Exploring brand and myth in spa positioning: Terme Di Saturnia.
Where does the myth begin? Who becomes the legend — most? Where is the brand heart genuine?
Brand, mystery — I’m wondering about mythic dimensions in brand. And when there’s a cross between the concept of history, some mythic or legendary proposition, that aligns, as well, to the concept of outcome.
For this spa concept, there’s an intriguing challenge. An affectation — a link — to Saturn(ine), frankly isn’t a good thing; it’s rather dark — for a formulation and expression of brand and positioning.
There’s this, for example: sluggish; gloomy in temperament; suffering from lead poisoning; deathly, due to the absorption of lead. Yet again, Saturn is associated with prospering. So, it’s a little challenging to balance the one, from the other.
Pertaining to Saturn, whose age or reign, from the mildness and wisdom of his government, is called the golden age — distinguished for peacefulness, happiness, contentment. Or, finally, to astronomy — pertaining to the planet Saturn; as, the Saturnian year.
There’s a tradition, that ranges from Roman times, even to that of Etruscan warriors, savoring the healing that comes with heated waters of this kind — involving the merging of sulphuric waters and the algae that is concomitant with these environments of volcanic percolation.
For the legacy of Saturnia — there’s history, in place, there is their presence, and that which comes before. There’s something about truth — there’s something to the story that is about their truth. That is, as they tell it.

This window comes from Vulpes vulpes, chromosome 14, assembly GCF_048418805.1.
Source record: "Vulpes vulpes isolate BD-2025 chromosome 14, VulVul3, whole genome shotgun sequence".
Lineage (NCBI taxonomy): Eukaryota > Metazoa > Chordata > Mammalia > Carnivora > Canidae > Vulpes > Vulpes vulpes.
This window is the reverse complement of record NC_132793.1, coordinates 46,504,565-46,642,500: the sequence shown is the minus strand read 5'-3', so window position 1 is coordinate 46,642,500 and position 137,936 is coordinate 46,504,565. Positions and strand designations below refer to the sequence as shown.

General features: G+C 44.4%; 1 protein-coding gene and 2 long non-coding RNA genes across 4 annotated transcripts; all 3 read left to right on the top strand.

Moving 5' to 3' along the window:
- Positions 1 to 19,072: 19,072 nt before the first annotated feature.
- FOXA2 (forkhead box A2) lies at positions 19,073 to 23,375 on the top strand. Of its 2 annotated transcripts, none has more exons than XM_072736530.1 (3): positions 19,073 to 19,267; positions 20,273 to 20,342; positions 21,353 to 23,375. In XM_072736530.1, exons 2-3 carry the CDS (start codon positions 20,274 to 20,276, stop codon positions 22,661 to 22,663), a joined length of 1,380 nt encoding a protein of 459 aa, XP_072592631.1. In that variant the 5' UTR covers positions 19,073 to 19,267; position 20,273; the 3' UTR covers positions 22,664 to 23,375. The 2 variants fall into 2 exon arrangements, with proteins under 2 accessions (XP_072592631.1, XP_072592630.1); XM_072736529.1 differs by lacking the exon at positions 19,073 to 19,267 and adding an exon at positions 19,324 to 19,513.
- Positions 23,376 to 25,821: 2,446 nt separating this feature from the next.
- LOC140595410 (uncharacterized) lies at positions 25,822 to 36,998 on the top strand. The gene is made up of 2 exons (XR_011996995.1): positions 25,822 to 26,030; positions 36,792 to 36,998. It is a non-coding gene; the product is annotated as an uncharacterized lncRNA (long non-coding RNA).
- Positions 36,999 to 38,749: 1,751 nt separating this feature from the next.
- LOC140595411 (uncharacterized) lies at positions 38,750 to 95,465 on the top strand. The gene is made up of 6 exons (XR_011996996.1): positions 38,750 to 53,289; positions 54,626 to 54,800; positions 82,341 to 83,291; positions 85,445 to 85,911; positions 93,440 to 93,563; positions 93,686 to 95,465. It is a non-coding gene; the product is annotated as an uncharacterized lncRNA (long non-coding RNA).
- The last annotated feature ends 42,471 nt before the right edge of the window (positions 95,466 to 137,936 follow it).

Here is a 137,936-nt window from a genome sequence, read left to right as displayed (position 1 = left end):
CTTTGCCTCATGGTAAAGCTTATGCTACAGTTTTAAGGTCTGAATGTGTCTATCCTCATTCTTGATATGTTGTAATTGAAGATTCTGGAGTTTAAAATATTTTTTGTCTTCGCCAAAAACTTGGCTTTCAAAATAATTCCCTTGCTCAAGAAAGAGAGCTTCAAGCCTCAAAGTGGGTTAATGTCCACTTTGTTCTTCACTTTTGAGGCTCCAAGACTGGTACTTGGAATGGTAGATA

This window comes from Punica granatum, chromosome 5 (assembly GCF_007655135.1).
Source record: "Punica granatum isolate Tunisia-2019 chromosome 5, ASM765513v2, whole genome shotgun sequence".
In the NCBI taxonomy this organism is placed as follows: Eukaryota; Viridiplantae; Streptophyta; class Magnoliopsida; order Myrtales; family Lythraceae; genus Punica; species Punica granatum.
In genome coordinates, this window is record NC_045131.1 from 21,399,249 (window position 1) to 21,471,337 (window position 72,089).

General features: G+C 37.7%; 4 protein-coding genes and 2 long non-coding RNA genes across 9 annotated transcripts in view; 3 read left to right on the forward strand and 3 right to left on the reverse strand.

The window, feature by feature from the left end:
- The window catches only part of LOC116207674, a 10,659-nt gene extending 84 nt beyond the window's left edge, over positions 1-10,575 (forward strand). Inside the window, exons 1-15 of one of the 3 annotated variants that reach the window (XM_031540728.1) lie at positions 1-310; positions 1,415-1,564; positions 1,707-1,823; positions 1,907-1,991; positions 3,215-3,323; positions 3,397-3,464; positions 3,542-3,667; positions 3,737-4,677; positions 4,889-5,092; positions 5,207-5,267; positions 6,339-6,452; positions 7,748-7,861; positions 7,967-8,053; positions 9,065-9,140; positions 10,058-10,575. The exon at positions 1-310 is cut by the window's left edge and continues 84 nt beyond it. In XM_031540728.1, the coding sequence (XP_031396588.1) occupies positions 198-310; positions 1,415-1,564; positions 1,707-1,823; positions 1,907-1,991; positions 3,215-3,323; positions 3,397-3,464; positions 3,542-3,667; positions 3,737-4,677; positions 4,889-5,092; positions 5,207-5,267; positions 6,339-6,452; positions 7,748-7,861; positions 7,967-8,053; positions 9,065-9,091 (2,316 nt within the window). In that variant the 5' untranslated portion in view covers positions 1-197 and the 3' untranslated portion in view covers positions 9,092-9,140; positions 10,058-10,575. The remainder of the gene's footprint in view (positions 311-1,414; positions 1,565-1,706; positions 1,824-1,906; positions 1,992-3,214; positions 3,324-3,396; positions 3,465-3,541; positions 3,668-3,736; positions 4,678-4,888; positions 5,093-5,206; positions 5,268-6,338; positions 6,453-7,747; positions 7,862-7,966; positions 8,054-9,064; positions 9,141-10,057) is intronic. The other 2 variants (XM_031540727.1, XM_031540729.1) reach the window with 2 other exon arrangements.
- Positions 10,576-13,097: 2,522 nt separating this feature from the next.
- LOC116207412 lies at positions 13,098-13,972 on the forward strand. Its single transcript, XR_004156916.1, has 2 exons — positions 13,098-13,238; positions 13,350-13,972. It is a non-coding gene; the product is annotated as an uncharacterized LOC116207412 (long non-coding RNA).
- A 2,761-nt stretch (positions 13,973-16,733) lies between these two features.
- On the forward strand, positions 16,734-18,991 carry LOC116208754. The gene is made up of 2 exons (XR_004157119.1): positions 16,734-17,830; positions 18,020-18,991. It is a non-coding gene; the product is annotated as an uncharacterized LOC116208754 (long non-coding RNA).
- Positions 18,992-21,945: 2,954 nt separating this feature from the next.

The deeper differentiation is about the algae and the monocellular plankton within — “which grows, with these features only here in the village of Terme di Saturnia”, a bubbling simmer from a extinct volcano, that incessantly refreshes the water sourcing. http://www.termedisaturnia.it/en/
What I’m interested in is history and legacy — what lies at the heart of the brand, and what I’m finding is that I can’t get to the heart of it. It’s less about Saturn, and more about the goddess before — Aurinia. When the Romans subjugated the Etruscans, they spun that appellation to their spiritual sentiment: Saturnia.
Who is that? Who was that? Perhaps, really, the heart of the heat of the healing – the goddess or prophetess, celebrated by the Teutons, written by the historian Tacitus in the first century — Aurinia, Albruna or Veleda. The spirit of these wise women, if they were actually women (not legends), seeps back into the mysteries of healing and counsel.
Timeless Myths, the site, explains: “The Teutonic chieftains and warriors never ignored the words from any seeress. In fact, Tacitus says that the Germans listened to the advice of women, regardless if they were gifted with divination or not, because they believed that all women have certain sanctity and prescience.”
Of that triad, there’s another link: Veleda was a 1st century prophetess, living at the time of Vespasian. She was so revered that her tribe had actually worshiped her as a goddess. Veleda lived in a high tower, and pronounced her prophecy on a raised platform, where no one was allowed to approach her directly.
That link to the mystery of healing, body care and wholeness keeps moving:
From Aurinia, to Saturnia — to other wild women, prophetess — healers, seers. Beauty, and finding that, the mystery in that story, the layers of time.
It’s all real.
I’m looking for that.
Tim Girvin | Firenze | IT